An emulator is hardware or software that enables one computer system to behave like another. Where a simulation might model some or all of some process, an emulation functions in the place of another system. Emulators also frequently have features that exceed the capacities of the systems they emulate. In our case, the software we install on our emulators allow them to imitate earlier consoles, so much older games can be played on them.

At the Depot, we’re interested in emulation for a variety of reasons.

Collection and Preservation

A huge part of our collection consists of modified video game consoles, including consoles modified for emulation, so having some Raspberry Pis, modded Wiis, Analog NTs and other such devices on hand helps us to fulfil our core mandate.


One of our major research projects concerns “the cultural life of signal processing” — how and why people modify historic game consoles to obtain a better quality signal than the hardware would have produced on its own. So we need examples of popular emulation platforms to study in concert with the original hardware.

Research Support

The RMD supports the research needs of other units on campus, like The Centre for Technoculture, Art and Games (TAG), the Media History Research Centre (MHRC), MilieuxMake, and Computational Art and Design (CART), none of which have historic consoles in its holdings (and yes, “historic” includes something as recent as a Wii). Further, many of the faculty and students in these units do a lot of research on game development. Many of them also design and program their own games. So we need to have devices that allow them to play and study “homebrew” and indie games on a range of platforms.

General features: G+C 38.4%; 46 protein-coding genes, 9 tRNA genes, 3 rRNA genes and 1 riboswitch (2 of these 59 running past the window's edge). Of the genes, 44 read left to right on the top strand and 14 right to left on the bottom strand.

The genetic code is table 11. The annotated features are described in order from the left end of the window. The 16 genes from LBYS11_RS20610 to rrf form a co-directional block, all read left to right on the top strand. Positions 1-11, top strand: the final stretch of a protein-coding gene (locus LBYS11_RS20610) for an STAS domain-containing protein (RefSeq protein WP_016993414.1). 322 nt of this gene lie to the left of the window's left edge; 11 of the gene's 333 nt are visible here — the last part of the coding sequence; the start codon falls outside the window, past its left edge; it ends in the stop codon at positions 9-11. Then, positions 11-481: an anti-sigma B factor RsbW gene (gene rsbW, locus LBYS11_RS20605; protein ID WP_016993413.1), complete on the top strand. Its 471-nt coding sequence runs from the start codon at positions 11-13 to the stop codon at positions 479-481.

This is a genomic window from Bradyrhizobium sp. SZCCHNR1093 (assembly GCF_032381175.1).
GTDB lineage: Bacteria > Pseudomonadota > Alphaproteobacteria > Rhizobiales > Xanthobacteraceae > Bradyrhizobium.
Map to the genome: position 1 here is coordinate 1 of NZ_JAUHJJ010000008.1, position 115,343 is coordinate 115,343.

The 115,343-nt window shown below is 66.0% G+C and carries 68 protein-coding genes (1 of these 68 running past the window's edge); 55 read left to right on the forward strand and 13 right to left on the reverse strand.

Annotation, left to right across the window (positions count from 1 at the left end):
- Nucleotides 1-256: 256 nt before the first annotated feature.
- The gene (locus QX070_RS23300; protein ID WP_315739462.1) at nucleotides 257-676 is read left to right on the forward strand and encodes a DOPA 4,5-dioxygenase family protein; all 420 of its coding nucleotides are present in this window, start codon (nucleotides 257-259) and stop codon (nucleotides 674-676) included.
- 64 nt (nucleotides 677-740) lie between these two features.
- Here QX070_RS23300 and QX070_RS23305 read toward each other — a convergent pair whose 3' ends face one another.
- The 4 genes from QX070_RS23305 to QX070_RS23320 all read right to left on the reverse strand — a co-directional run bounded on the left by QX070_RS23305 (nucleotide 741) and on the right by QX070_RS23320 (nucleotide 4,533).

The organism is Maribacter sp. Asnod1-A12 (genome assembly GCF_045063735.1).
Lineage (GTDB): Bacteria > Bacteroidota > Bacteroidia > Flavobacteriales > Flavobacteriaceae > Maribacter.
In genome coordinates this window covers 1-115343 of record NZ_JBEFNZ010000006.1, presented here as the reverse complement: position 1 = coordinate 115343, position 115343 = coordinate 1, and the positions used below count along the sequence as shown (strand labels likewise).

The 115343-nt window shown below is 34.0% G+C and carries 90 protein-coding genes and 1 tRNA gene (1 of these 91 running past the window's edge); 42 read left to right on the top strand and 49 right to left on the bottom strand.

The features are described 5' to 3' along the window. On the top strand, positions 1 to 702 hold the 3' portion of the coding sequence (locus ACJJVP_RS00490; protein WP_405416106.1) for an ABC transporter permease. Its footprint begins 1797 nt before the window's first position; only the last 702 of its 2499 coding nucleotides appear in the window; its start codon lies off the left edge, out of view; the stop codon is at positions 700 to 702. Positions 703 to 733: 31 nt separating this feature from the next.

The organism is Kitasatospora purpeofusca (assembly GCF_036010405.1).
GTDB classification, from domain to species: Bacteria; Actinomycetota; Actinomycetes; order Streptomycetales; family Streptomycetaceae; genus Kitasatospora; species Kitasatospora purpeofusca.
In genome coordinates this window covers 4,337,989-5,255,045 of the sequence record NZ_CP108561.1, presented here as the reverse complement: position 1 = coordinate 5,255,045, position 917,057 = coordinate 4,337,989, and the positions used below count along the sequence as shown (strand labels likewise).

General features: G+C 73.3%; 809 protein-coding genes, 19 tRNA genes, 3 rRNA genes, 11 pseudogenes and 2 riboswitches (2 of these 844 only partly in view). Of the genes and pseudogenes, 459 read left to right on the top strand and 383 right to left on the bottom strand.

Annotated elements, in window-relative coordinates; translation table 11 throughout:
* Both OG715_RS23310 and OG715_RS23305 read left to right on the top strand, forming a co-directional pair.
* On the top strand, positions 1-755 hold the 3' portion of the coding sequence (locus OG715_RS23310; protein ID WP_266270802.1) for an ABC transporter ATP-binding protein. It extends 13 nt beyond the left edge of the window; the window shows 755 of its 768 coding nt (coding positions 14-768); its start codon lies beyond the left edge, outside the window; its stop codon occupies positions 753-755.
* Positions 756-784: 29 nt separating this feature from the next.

Teaching Support

We also support the teaching needs of various video game studies classes on campus in several different departments by making such devices available for classroom demonstration.


The hands-on study of media technology (what Concordia calls “Getting your hands dirty”) is an increasingly important part of training students at all levels to be effective researchers. For more on this topic, see a recent op-ed by my colleague and frequent collaborator, Dr. Ann-Louise Davidson, and Concordia President Alan Shepard, in the Montreal Gazette.


The word “residual” is in our name for a reason. We’ve never found an old computer that we didn’t want to keep using. Why continue to add to the scrap heap that is now dooming the planet when we’re surrounded by perfectly useful “obsolete” devices on all sides?


Posted by Darren Wershler

Darren Wershler is the Concordia University Research Chair in Media & Contemporary Literature, and, with Charles Acland, the co-founder of the Media History Research Centre at the Milieux Institute.

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